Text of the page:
October 5, 2020 – 27th Week in Ordinary Time

“Being a Christian who brightly shines forth – doing selfless acts and radiates Christ’s Presence!”

(Based on Gal 6:1-12 and Lk 10:25-37 – Monday of the 27th Week in Ordinary Time)

An important program was to be held in the Church Auditorium – the felicitation of all the members who had served for more than 10 years, on the occasion of the Decennial Jubilee Celebrations of the Parish.

The parish priest called for the auditorium in-charge to make a real-time check of the maintenance in the auditorium, “Since this is a major event, and it has been a long time that we have not had a program, I would like oversee the arrangements by myself”
(The auditorium had been unused for many months, due to the pandemic situation)

As they reached the auditorium, the priest asked all the lights to be put on, to make a check of the light system.

As the lights were put on…
… some of the lights were totally not working – blacked out completely
… a good number of them were blinking – on and off, on and off
… only a few were shining brightly – sparkling and dazzling

Seeing this, the priest made a comment: “Perhaps, this is how many Christians are today

Some don’t radiate Christ’s light at all – living selfish lives, thinking of themselves alone!
Some emit some light, occasionally – looking more to their comforts and situations!
And only a few brightly shine forth – doing selfless acts of making Christ’s Presence radiant!”

How about us?

Which category of light do we belong to?
… fully blacked out – in selfishness?
… occasionally glowing – as per situations and comfort levels?
… unconditionally shining forth – making a difference in the world around?

The Gospel of the Day is the narration of a very popular parable – the Parable of the Good Samaritan – that helps us reflect on these aspects of life.

The parables of Jesus leave a deep impression on the mind of its readers.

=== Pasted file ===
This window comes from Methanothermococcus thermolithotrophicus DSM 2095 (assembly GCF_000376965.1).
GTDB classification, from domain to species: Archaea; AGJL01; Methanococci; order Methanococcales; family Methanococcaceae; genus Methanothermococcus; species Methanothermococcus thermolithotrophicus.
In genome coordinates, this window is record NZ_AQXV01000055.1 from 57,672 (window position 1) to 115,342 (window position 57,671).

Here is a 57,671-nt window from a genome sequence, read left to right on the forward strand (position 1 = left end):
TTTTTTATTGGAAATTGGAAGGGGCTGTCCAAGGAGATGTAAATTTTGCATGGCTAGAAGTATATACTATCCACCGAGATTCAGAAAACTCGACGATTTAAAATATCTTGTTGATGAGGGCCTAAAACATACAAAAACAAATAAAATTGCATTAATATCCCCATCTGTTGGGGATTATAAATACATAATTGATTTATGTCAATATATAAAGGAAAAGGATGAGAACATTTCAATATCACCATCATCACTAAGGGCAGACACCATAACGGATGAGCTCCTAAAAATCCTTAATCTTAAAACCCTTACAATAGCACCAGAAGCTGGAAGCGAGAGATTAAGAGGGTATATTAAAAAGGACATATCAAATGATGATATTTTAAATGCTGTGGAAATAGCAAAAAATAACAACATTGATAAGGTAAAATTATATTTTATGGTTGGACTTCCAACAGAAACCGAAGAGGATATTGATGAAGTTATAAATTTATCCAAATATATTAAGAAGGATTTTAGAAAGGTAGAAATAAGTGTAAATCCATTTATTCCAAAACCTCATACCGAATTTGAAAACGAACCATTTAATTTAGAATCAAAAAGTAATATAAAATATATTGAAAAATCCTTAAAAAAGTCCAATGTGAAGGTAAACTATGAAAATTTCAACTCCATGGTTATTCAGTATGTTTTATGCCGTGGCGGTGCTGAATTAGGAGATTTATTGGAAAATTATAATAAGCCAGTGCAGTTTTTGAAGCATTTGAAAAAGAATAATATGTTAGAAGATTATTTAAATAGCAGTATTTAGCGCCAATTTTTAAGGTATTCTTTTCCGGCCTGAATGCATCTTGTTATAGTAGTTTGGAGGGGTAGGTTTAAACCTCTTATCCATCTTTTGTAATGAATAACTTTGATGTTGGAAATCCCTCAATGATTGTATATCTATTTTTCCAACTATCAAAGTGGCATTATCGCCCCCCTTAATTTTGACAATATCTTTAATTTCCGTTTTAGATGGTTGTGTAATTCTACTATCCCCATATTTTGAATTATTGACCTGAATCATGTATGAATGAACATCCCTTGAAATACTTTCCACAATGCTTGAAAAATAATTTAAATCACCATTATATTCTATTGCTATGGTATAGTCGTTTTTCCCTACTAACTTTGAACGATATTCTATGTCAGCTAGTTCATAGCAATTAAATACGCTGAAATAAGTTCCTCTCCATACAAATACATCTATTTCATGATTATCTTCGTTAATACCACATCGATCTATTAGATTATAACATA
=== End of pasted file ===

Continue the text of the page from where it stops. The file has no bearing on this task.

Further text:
One such parable that makes a strong impact on the listeners and provides much food for thought is the one in the Gospel of the Day – the “Parable of the Good Samaritan”.

This is a parable familiar to most of us…
This is a parable, probably enacted by many of us…
This is a parable easily widely reflected by all of us…

We shall consider this parable of the Good Samaritan from the perspective of 3 Life-Philosophies that are reflected through 3 characters in the story…

  1. The Philosophy of the Robber: “What you have is mine, and I will take it!”

In the story, we find that the man who was “going down from Jerusalem to Jericho, fell among the robbers, who stripped him and beat him, and departed, leaving him half dead” (Lk 10: 30)

The robbers had been probably waiting, in hiding, for an innocent traveller – for a potential booty of money and treasure.

We do not know their background…who they were, why were they engaged in this sort of dishonesty…

But one thing is known…. They had an understanding that “What you have is mine, and I will take it!”

Are we sometimes like these robbers…?

Stealing from the fruits of other’s labours and trampling upon their rights, in order to have a comfortable life
Subtly discrimination others – especially the poor, the helpless, the voiceless – and furnishing our life with luxuries
Passively or actively ignoring the rights that are due to others – and making our lives more easy and relaxed and fun

  1. The Philosophy of the Priest and the Levite: “What is mine is mine, and I will keep it”
    In the story, we find that the Priest and the Levite “passed by on the opposite side” (Lk 10: 31-32)

These religious leaders were probably more occupied with the requirements and duties of their office.

We do not know what exactly were these preoccupations…
… why they couldn’t translate the stipulations of the law into actual practise of mercy and compassion.